Flooding hits New South Wales

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The Independent Online

Emergency services in Australia today used helicopters to drop supplies to families stranded by flooding that has left swaths of New South Wales state under water.

Emergency services in Australia today used helicopters to drop supplies to families stranded by flooding that has left swaths of New South Wales state under water.

The Prime Minister John Howard said the federal government would consider giving financial aid to farmers.

He said: "Some people are in desperate straits ... and we'll be looking at the respective responsibilities of the New South Wales and commonwealth governments."

Following a scheduled Cabinet meeting, the federal government approved a 10 million dollar (U.S. dlrs 5.2 million) emergency fund to help farmers cover immediate costs.

More than 300 people have been evacuated since Sunday and the state government estimated as much as 215,000 square kilometers (86,000 square miles) - an area about half the size of California - were affected by the flooding.

Cotton and wheat crops across the region were destroyed and houses inundated after Australia's wettest November on record flooded 13 river systems.

Returning from a helicopter trip over part of the inundated district, New South Wales state Premier Bob Carr said he hoped no more rain would fall.

"To my untutored eye the last thing we want is more rain this afternoon," Carr said. "I saw the dire consequences if the weather turns later today."

Bureau of Meteorology forecaster Bob Moore said there was a chance of showers and thunderstorms later Tuesday but that rainfall would become more isolated in coming days.

State Emergency Services, the government agency coordinating relief efforts, said flood waters were still rising in at least three towns - Wee Waa, in the state's north, Gunnedah, about 290 kilometers (miles) north of Sydney and Maitland, only 150 kilometers (miles) north of Sydney.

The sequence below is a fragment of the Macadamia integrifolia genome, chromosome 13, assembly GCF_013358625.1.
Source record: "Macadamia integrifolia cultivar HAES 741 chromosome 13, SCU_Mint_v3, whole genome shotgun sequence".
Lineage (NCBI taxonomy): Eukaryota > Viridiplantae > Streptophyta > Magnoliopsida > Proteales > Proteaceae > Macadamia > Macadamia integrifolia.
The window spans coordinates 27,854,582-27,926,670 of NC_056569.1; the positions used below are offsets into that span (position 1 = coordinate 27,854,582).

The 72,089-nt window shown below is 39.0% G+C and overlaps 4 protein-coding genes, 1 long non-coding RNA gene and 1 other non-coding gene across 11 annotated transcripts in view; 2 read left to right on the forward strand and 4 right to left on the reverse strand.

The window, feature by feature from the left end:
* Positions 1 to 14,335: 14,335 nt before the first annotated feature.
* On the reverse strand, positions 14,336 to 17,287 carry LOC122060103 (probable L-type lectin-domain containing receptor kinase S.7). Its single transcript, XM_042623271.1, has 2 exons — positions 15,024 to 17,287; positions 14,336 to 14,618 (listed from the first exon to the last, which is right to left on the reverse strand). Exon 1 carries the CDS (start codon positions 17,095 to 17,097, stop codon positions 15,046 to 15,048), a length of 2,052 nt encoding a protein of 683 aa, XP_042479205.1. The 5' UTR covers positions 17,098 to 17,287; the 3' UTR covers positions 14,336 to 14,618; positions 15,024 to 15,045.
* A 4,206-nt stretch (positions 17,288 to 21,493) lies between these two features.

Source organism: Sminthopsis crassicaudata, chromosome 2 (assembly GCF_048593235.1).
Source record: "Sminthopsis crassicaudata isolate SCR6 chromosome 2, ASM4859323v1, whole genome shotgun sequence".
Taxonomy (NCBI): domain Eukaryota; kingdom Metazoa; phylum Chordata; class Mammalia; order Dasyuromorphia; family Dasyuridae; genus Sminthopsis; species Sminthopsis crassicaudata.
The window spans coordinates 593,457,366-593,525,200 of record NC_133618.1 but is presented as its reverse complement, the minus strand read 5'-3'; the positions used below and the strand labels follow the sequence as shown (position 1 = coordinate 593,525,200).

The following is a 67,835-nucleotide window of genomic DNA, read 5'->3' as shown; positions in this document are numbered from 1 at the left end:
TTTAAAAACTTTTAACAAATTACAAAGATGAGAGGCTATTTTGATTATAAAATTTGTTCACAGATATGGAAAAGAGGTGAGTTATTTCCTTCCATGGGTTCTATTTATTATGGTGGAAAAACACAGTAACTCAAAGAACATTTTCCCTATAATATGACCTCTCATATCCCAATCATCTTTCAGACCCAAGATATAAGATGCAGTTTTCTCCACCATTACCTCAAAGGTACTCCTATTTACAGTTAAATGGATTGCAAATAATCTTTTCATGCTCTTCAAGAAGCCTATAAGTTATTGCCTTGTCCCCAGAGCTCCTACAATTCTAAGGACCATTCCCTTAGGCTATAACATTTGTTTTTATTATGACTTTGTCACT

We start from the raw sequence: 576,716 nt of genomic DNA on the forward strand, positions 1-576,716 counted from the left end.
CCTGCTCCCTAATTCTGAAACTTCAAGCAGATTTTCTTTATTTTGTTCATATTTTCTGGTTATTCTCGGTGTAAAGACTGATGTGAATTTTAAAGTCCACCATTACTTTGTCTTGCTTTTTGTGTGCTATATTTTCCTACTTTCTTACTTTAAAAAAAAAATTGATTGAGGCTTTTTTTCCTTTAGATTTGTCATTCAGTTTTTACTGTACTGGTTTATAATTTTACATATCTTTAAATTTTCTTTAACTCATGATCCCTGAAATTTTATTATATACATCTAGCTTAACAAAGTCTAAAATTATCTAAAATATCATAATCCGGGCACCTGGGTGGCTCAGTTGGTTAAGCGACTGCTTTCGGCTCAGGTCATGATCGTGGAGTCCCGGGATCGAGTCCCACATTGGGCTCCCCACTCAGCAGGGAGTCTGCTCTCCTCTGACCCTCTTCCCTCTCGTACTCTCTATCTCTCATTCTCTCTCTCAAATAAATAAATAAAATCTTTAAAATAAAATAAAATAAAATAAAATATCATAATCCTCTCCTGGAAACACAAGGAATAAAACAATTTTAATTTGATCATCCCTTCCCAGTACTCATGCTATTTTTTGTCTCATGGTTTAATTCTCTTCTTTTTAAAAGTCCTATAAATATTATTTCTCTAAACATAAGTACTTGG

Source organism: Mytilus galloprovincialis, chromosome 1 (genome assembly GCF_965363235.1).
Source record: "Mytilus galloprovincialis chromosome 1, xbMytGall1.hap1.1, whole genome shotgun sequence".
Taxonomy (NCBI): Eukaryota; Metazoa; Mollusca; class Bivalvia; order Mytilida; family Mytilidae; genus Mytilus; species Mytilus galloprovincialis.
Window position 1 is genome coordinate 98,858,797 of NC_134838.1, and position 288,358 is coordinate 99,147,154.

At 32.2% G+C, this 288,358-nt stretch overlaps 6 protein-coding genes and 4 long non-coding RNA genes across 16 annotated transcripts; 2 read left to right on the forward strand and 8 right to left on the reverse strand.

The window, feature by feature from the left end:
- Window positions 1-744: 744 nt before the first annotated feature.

Sydney was not affected.

In Tamworth, a major provincial town close to Gunnedah that was split in two on Monday by the flooded River Peel, residents were beginning to mop up as the deluge started to recede.

Farming representatives say the damage bill is likely to top half a billion dollars (U.S. dlrs 265 million).

Tamworth lawmaker Tony Windsor said some farmers had lost their crop for the third year running.

"No-one's income can withstand that," he told Australian Broadcasting Corp. radio.

"The farming community is built to withstand an occasional disaster but three in a row it just can't handle."

Yesterday, the state government declared the worst-hit regions natural disaster areas, entitling residents and businesses to emergency relief and low-interest loans. The regions covered were extended Tuesday to cover flooded valleys of two more rivers.

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